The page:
“I pray that when I leave this good, green earth, whatever God or nature, my soul will be taken and wander through the woods to see the new spring flowers grow and to touch the newborn leaves on the trees. ”
Amy Barlowe Bodman first read that inscription on the penultimate page of a small black notebook she discovered while clearing out her music studio. The author was her mother, Dorothea Barlowe.
“[That quote was] certainly a poignant confirmation that everything is as it should be…” said Bodman of Akron, Ohio, of her mother’s legacy. “My mother was loving; empathetic; artistically gifted and inspiring in so many ways. She had tremendous respect for nature and all creatures and was the warmest person.”
Dorothea “Dot” Barlowe, of Massapequa, was best known for her stunning artwork depicting botanical and wildlife scenes. A creative visionary and true talent, she died of natural causes on July 21 at the age of 95, her daughter said.
Barlowe’s passion for art was evident from an early age.
As Bodman recalled, Barlowe’s love of nature inspired countless childhood and later family visits to museums, such as the American Museum of Natural History, where her fascination with the animal world and their specific environment inspired Barlowe to paint these creatures with tremendous attention to detail. to illustrate .
Born and raised in South Orange, New Jersey, she graduated early from Manhattan High School of Music & Art (now Fiorello H. LaGuardia High School of Music & Art and Performing Arts) and then studied art at The Cooper Union .
She married Sy Barlowe in 1946 and they were married for 54 years, until his death in 2000. They worked as a team of wildlife illustrators for 50 years and began their professional career at the American Museum of Natural History, where Barlowe was a staff illustrator.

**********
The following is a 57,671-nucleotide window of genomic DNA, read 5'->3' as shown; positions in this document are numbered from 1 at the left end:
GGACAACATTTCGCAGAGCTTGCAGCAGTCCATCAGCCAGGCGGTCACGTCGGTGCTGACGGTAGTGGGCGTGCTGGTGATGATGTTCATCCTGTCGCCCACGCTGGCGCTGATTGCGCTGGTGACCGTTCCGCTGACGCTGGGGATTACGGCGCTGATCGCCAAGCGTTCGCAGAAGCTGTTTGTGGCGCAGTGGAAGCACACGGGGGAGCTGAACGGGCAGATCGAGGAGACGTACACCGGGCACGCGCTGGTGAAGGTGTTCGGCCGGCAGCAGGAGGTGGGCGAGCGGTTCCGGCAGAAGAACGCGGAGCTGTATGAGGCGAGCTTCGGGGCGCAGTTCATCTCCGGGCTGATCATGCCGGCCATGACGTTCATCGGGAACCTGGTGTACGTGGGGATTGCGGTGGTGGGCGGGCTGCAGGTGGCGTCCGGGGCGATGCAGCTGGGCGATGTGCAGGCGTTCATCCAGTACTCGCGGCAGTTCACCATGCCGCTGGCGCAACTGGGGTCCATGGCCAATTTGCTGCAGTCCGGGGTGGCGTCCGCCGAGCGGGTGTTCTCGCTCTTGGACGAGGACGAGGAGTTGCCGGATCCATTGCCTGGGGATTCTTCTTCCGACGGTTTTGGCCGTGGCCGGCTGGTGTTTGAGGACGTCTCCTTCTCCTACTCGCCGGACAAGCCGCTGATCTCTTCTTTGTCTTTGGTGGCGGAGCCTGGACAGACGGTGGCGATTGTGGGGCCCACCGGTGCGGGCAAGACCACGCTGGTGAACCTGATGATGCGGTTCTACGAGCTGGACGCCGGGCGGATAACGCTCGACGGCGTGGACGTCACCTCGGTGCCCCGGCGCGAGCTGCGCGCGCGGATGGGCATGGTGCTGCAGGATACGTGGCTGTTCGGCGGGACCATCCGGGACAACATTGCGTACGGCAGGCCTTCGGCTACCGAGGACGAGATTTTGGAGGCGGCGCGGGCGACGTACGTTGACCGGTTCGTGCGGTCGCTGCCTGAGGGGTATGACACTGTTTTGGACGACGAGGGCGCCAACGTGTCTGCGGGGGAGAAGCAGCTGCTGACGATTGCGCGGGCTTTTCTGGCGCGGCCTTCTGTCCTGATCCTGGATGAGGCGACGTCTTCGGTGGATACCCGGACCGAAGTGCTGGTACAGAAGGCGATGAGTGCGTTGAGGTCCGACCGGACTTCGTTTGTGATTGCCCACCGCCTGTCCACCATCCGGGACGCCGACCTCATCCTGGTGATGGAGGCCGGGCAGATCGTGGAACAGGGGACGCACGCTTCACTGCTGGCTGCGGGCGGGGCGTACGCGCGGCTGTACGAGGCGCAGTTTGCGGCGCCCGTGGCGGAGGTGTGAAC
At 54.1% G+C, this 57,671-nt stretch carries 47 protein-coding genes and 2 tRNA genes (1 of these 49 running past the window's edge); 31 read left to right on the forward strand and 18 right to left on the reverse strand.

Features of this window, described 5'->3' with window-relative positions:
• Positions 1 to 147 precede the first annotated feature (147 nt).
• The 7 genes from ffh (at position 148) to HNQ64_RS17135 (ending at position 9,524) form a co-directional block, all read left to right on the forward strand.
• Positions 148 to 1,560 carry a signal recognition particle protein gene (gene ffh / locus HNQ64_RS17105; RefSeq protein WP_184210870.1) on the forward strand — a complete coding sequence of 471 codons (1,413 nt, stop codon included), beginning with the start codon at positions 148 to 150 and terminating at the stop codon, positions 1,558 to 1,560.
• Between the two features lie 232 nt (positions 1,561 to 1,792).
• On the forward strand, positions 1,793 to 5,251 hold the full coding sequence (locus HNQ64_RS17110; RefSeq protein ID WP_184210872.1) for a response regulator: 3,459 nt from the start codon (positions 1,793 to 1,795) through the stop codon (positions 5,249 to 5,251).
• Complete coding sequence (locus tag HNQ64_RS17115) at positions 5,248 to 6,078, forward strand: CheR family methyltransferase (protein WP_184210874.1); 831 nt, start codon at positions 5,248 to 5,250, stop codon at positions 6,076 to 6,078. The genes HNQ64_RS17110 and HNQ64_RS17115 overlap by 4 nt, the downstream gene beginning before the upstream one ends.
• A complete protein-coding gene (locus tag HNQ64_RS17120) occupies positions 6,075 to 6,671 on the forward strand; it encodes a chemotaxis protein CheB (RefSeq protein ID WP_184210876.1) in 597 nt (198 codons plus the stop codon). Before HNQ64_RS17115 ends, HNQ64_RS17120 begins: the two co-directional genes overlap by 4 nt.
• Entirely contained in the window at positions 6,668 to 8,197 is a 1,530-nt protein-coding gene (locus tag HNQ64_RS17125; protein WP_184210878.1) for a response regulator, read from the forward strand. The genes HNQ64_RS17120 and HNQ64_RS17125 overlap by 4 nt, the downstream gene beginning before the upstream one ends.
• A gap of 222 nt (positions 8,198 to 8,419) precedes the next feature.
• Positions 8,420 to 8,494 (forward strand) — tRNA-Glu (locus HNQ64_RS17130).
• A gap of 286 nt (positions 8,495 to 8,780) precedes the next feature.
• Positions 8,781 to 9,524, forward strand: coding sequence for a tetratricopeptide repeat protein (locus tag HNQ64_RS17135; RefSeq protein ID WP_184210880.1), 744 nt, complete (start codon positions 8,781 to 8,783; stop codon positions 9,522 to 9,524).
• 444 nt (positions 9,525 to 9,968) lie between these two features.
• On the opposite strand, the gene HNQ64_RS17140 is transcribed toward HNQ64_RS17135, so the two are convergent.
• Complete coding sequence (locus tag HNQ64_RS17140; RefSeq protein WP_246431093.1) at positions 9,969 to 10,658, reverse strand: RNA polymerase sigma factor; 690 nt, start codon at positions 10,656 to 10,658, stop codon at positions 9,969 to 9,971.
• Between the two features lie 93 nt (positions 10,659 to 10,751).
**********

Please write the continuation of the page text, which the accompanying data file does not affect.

Together they illustrated more than 30 nature books, including Golden Nature Guides “Trees”, “Seashores” and “Non-flowering Plants”, and a wide variety of regional guides; National Audubon Society Field Guides; noted encyclopedia contributions; scientific reference books such as “The Ocean World of Jacques Cousteau,” and numerous children’s books.
The Barlowes also contributed nature centerfolds to Newsday’s Sunday Magazine.
“Dot was such an incredibly talented woman who I loved working with and who will be greatly missed. But her art, and the joy it brings, will live on forever,” said Diane Teitel Rubins, associate publisher of Dover Publications .
Barlowe taught botanical illustration at the Parsons School of Design in Manhattan and enjoyed gardening, mystery reading, traveling—especially along the East Coast to Maine and Canada’s Nova Scotia province—and, of course, painting.
The couple moved to Massapequa sometime in the late 1940s or very early 1950s, their daughter said.
“Her artistic dedication and discipline were both inspiring and foundational to the aspects of art that my brother, Wayne, and I have pursued throughout our lives,” says Bodman, who is a violinist and composer, while her brother is a well-known creature. artist.
“Dot was remarkable; so intelligent; deeply gifted and wise,” added family friend Anita King of Salem, Oregon.
The Wilderness Center (TWC) in Wilmot, Ohio, had a very special place in Barlowe’s heart and now showcases her talents. The center was entrusted with the Barlowe Collection, consisting of finished pieces, publisher’s proofs, sketches in progress, and published material.
Carrie Elvey, senior naturalist at TWC, is proud to “play a role in preserving and sharing this work.
“As nature illustrators, they are… [Dot and Sy Barlowe] has created hundreds of books and articles and thousands of images, allowing us to learn, discover and dream,” she said.
Barlowe’s family had a small memorial ceremony at a pond in the woods in the middle, where her daughter scattered her ashes. Shortly after, Barlowe’s daughter found the poem about where her mother would like her soul to stay.
In addition to her daughter, Barlowe is survived by her son, Wayne Barlowe of Rumson, New Jersey; four granddaughters; and two great-granddaughters.